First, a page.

The Star (Nairobi)

9 February 2013

Kenya: When the Dust Finally Settles - Part One

I had woken up early to start my game drive before the torturous heat of the Tsavo region inconvenienced our outing. It was getting to 9am and the heat was starting to hurt. I wanted to drive back to the lodge. I was reluctant since we had not seen a soul during the three hours we had been driving through the bushes of Tsavo East National Park.

I thought of putting on the AC in the van then discovered that it could not be effective with the roof of the van open. So we decided to sweat it out in the bush for one more hour and return to the cool comfort of the lodge.

The additional hour we gave ourselves did not bear fruits. We drove back to the lodge at 10am. The sun was already so hot that the clients had to simply stay in their rooms and run the air conditioning units at full blast. I did not want to go to my room.

I chose to stay by the poolside and enjoy the breeze and the sound of music coming from a nearby acacia tree which was swarming with the southern masked weavers busy weaving their nests. The lodge staff were good enough to allow me to have a cold drink at the pool bar, although the bar was closed for service.

As I sipped my drink and scanned the endless plains before me, I noticed something unfamiliar, so far away. I had to use binoculars to see clearly. It was dust. A cloud of red dust was forming in the distance, making devilish curves and meandering like a giant snake from hell. It got me interested immediately because the line of dust seemed to head directly towards the lodge.

I quickly grabbed my camera, which has a more powerful zoom than the binoculars. When I focused on the approaching cloud of dust, I saw huge silhouettes of elephants completely swallowed into the red dust.

There were so many of them that their movement looked like a river slowly flowing towards where I stood. Since we had been in the bush the whole morning and had not seen anything, I saw it necessary to rush to the clients' rooms and call them. As I turned my face away from the view of the dust cloud, something else caught my eyes.

On my left and unseen till now, was another huge cloud of dust. This was even closer to the lodge than the one I had been watching. I did not need the binoculars or the camera, to see the hundreds of buffalos also heading towards the lodge. This group was mixed with small counts of gazelles and zebras and other smaller grazers pulling the rear.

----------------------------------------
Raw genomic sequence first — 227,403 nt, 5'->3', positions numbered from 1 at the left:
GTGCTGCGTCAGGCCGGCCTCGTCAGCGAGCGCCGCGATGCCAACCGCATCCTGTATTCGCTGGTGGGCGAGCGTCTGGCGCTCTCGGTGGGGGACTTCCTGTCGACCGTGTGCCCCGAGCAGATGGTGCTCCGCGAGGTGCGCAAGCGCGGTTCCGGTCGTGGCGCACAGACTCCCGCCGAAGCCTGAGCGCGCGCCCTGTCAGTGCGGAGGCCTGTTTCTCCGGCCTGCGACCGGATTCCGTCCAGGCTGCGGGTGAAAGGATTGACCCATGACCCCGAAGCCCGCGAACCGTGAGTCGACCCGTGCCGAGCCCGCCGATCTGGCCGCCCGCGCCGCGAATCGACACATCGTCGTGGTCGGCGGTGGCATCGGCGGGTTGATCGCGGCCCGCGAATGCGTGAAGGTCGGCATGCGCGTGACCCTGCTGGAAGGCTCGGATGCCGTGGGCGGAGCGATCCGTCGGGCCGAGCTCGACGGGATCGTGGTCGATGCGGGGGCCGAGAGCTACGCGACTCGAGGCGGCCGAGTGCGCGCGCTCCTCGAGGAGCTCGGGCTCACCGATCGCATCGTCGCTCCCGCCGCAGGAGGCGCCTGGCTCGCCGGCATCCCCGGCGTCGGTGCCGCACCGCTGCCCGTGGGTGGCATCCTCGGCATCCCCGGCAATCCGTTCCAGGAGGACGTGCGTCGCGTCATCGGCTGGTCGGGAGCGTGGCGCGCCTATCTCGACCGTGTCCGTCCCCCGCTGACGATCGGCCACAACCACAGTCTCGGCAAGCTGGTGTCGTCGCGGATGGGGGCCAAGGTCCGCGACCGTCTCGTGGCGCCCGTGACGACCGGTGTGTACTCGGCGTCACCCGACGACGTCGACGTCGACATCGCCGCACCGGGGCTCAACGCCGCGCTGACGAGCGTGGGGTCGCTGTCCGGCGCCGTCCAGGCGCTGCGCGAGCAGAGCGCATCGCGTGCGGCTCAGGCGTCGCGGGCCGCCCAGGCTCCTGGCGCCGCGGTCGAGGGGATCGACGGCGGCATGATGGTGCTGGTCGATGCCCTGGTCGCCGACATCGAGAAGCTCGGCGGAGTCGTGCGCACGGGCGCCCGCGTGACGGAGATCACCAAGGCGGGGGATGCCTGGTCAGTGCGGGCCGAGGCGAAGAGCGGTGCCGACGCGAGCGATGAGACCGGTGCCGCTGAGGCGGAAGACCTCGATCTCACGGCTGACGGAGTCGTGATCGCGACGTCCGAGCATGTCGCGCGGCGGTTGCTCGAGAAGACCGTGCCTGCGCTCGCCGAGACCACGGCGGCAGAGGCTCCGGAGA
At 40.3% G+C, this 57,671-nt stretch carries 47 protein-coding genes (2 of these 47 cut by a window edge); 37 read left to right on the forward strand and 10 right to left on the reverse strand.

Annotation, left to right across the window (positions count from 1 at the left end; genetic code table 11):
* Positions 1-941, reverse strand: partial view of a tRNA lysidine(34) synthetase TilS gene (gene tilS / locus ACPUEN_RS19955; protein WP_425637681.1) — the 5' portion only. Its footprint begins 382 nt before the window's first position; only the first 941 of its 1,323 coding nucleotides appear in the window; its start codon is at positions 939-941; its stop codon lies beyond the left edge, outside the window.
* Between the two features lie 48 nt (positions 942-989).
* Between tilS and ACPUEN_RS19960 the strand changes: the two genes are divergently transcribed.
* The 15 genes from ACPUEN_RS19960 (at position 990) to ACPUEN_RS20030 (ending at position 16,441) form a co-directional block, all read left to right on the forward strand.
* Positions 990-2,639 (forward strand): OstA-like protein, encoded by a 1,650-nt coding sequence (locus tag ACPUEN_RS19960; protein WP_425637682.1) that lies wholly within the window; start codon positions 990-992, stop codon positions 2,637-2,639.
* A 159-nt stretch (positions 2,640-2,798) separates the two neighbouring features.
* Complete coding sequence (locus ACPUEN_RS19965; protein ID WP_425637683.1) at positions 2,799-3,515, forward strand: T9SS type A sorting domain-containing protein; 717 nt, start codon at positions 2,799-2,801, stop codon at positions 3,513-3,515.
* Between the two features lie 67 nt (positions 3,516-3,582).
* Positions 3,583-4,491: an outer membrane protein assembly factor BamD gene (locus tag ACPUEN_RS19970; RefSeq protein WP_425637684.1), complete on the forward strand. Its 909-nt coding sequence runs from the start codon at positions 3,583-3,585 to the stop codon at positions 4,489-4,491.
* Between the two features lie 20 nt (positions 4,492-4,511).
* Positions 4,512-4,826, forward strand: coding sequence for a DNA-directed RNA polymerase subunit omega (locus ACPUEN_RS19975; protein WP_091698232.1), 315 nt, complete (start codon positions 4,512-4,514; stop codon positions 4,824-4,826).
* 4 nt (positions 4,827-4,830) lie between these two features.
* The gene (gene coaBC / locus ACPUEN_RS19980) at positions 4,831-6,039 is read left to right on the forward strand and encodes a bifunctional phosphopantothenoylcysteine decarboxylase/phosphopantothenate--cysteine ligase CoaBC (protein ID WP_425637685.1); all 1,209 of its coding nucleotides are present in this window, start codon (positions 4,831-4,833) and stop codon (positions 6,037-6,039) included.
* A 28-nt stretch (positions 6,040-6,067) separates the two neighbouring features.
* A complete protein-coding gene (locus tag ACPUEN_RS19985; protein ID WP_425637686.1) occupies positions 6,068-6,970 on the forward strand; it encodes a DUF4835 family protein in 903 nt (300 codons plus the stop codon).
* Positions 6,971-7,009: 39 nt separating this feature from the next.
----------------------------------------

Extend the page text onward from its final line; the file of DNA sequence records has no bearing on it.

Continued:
The excitement was overwhelming. I had to call my clients. Suddenly, I felt a hand on my shoulder. I turned around to find the owner of the friendly hand. It was one of my clients. In my excitement, I had failed to watch my back. My clients had seen the spectacle building in the distance from the balcony of their rooms and came down to the pool side to see better and probably get some shots.

All the animals arrived at the waterhole almost at the same time. Then the commotion started. Elephants wanted to dominate the waterhole. The bull buffaloes would not allow themselves to play second fiddle. The elephants had the size, but the buffaloes had the numbers. None would give in.

Though there was enough water for all, they still fought so hard for control of the resource. While the elephants used their trunks to siphon the water even from the deep end of the hole, the buffaloes had to literally enter into the waterhole, drink from within and then lay themselves in the water to cool and wallow.

This infuriated the elephants. Regardless of their sizes, the juvenile elephants who were agile enough also dipped themselves in the water, displacing most of it that flowed out into the shallow end of the hole. This was the blessing that the small animals, which had now increased in number, were waiting for. The left overs.

Watching the political scenes playing at the moment all around the country, I could not help to draw parallels to what I was watching here. A different forest, same animals. Different trees but the same monkeys.

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